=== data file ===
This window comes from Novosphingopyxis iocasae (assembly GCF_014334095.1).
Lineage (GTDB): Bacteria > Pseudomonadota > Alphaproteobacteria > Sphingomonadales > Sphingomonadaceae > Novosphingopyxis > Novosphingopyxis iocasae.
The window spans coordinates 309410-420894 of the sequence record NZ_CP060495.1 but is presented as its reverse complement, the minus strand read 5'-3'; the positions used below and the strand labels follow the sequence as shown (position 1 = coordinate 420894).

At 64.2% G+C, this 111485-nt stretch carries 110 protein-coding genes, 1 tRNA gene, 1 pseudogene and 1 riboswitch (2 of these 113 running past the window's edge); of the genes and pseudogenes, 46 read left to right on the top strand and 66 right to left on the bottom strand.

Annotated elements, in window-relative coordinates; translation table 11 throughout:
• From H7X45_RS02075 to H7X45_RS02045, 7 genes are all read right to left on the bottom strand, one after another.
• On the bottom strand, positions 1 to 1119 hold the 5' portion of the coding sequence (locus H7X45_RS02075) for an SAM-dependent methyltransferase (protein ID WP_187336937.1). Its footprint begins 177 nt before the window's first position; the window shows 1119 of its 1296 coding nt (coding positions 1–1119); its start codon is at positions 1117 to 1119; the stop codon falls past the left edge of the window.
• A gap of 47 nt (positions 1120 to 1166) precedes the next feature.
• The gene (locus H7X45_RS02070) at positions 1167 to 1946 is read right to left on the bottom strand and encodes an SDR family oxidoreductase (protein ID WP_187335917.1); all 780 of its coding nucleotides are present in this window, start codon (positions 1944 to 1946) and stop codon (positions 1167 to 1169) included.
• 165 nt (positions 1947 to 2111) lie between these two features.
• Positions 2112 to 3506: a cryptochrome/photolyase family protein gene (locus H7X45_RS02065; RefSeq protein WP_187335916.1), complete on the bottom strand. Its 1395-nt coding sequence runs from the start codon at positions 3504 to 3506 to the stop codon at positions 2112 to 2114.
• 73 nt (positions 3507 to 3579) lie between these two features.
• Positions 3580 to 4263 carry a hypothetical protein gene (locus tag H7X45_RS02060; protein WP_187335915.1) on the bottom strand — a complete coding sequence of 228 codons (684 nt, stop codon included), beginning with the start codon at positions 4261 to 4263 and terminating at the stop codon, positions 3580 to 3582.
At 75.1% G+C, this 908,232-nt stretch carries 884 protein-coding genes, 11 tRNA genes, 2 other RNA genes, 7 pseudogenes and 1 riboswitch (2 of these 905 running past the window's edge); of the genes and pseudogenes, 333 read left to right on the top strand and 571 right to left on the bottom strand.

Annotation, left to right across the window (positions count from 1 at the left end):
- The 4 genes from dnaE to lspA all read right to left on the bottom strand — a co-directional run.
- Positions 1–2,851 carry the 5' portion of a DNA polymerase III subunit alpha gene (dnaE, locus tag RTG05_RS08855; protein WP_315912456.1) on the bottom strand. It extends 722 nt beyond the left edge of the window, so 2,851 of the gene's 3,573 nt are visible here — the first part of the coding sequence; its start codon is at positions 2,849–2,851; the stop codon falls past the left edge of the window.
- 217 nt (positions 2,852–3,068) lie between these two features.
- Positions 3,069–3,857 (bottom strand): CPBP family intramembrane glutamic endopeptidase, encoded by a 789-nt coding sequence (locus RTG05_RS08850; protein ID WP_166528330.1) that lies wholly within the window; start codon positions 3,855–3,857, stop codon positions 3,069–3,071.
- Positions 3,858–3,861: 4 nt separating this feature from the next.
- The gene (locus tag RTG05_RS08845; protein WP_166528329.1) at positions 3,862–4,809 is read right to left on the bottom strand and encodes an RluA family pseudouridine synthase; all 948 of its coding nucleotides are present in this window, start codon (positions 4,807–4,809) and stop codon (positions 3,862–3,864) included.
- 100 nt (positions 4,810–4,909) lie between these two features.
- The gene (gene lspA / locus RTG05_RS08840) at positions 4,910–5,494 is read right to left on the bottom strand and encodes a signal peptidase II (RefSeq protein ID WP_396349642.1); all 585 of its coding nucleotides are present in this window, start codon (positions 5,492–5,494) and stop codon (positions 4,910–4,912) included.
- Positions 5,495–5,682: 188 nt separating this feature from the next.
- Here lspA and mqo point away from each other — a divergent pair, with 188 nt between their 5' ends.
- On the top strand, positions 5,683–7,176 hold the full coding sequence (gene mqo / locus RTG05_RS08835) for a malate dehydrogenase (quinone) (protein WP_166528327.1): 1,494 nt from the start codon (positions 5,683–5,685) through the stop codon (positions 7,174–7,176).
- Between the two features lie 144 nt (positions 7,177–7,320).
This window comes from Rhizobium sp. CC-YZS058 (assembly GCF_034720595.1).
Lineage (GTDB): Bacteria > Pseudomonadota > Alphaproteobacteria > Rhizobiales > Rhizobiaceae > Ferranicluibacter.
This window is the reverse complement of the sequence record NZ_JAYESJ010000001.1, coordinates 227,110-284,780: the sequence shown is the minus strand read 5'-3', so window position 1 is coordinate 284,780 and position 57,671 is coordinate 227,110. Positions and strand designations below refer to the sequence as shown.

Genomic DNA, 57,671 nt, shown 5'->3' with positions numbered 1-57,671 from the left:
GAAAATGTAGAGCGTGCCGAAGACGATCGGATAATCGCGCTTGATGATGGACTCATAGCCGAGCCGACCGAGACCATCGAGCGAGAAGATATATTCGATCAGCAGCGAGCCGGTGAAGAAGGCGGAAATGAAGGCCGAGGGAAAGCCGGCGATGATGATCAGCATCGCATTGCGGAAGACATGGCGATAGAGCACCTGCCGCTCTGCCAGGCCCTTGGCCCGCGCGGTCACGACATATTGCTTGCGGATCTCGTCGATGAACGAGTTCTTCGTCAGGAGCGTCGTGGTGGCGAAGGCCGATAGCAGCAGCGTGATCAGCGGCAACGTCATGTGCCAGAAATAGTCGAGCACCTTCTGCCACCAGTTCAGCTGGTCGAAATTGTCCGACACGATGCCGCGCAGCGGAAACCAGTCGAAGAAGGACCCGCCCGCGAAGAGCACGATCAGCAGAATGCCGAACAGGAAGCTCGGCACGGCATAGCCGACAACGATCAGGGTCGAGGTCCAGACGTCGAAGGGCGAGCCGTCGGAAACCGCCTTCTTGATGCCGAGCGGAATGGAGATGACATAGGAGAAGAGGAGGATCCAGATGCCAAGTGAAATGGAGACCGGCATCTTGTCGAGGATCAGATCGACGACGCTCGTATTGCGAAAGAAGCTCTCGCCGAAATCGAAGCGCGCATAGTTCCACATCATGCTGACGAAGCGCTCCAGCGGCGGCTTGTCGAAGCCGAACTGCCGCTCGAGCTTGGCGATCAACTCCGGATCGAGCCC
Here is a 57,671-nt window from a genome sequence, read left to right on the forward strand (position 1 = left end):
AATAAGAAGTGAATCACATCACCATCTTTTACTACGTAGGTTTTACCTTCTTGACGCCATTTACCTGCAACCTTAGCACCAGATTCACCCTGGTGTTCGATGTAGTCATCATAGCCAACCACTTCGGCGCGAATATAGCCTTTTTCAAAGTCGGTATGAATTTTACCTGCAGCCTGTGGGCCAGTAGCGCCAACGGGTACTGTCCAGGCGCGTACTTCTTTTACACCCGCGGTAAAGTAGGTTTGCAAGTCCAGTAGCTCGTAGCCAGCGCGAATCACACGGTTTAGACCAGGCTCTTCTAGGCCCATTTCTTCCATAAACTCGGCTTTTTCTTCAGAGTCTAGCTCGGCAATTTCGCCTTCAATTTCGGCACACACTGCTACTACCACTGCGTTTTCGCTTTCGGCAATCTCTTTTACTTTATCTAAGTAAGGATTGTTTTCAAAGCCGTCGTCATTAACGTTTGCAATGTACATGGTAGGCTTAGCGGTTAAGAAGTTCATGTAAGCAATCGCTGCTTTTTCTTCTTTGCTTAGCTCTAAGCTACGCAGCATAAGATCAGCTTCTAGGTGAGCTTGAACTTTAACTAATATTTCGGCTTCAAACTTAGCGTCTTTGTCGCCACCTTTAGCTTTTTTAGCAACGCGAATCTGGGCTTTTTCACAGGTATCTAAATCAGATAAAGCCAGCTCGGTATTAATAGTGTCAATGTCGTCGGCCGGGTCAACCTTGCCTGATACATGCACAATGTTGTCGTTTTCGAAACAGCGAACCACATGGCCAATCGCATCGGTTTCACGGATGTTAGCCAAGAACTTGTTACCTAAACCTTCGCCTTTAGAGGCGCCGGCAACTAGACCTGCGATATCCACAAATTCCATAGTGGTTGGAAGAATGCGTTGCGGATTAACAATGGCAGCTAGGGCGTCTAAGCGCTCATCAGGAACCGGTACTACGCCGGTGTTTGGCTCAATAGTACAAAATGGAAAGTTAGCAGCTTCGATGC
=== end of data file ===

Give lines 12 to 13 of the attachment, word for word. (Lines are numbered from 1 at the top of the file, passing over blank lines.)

• 73 nt (positions 3507 to 3579) lie between these two features.
• Positions 3580 to 4263 carry a hypothetical protein gene (locus tag H7X45_RS02060; protein WP_187335915.1) on the bottom strand — a complete coding sequence of 228 codons (684 nt, stop codon included), beginning with the start codon at positions 4261 to 4263 and terminating at the stop codon, positions 3580 to 3582.